The government is considering easing rules on granting citizenship to foreigners who have studied and worked in the country or invested in the economy, Kommersant reported Wednesday.
Draft legislation initiated by the Economic Development Ministry and migration authorities envisions streamlining the citizenship application process for graduates from Russian universities that have worked in the country for at least three years. The bill is headed for the State Duma "soon" a source said.
Foreign businessmen earning at least 10 million rubles ($290,000) annually and that have worked in Russia for at least three years, as well as entrepreneurs who own at least a 10 percent stake in legal entities here that have at least 100 million rubles in assets, will also qualify for the expedited process.
One flaw in the program is that it does not provide preferential treatment for family members of such "investment-citizens" who might also want citizenship. As such, some estimates put the total number of such emigrants at only several hundred per year.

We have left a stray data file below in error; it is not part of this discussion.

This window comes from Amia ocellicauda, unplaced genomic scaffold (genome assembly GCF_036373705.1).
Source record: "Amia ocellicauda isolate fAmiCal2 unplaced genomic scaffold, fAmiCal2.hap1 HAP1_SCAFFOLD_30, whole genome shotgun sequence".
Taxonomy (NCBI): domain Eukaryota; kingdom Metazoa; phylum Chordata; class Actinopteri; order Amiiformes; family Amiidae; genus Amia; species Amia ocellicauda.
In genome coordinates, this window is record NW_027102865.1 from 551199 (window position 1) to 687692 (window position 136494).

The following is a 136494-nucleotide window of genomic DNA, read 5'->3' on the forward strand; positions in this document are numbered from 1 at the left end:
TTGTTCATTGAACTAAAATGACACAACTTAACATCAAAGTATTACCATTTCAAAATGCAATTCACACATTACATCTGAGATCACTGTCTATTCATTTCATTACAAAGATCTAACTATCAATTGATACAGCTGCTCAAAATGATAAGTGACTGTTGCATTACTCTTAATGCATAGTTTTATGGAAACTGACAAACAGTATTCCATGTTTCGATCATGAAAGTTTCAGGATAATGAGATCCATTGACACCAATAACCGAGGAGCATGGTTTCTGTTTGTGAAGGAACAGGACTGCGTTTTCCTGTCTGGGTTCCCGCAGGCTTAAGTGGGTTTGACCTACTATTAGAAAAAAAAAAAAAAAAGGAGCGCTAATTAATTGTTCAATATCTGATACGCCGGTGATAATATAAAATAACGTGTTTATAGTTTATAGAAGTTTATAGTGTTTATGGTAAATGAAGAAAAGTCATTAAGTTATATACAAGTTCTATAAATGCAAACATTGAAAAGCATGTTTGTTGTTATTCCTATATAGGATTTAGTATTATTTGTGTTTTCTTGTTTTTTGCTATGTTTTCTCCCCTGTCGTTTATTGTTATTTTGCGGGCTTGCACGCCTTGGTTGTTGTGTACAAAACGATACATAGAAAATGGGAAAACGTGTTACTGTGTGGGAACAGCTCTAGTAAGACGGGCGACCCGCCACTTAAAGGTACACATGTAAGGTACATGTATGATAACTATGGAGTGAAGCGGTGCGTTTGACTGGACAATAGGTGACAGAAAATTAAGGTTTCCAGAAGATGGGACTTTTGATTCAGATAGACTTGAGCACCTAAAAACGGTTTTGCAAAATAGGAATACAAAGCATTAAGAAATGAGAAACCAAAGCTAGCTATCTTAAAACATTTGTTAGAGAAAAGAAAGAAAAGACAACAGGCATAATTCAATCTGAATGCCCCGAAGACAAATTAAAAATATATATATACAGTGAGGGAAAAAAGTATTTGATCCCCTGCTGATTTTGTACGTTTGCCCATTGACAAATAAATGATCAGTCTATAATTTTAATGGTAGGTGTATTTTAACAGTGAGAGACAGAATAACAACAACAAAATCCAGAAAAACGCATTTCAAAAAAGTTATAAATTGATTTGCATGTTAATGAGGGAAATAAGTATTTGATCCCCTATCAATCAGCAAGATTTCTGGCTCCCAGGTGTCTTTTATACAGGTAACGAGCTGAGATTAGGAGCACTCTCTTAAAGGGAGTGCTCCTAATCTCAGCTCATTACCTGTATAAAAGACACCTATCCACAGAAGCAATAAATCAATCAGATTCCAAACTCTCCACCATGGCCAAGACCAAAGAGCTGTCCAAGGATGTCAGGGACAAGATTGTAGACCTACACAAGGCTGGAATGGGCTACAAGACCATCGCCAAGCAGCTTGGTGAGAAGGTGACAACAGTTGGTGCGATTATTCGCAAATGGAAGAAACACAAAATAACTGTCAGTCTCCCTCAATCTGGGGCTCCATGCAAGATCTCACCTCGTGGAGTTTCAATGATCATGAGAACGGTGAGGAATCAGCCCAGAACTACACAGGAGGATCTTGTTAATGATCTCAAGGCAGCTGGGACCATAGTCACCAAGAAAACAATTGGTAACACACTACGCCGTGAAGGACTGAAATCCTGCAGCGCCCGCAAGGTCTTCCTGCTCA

The criteria for student emigrants would be grandfathered to those who graduated from July 1, 2002.
"Overall, foreigners make up between 20 and 25 percent of post secondary students. As a rule, we are talking about citizens of Turkmenistan, Uzbekistan and Moldova," said Pavel Chernikh, Russia's delegate to World Skills, an international organization dedicated to developing youth employment. It is estimated that there are between 1 million and 2 million possibly qualified candidates.
Currently, only foreigners married to a Russian citizen or those who were born in the former Soviet Union and are stateless qualify for the fast-track procedure.
Nearly 136,000 foreigners obtained Russian citizenship in 2013, according to the Federal Migration Service. That was up from about 96,000 in 2012.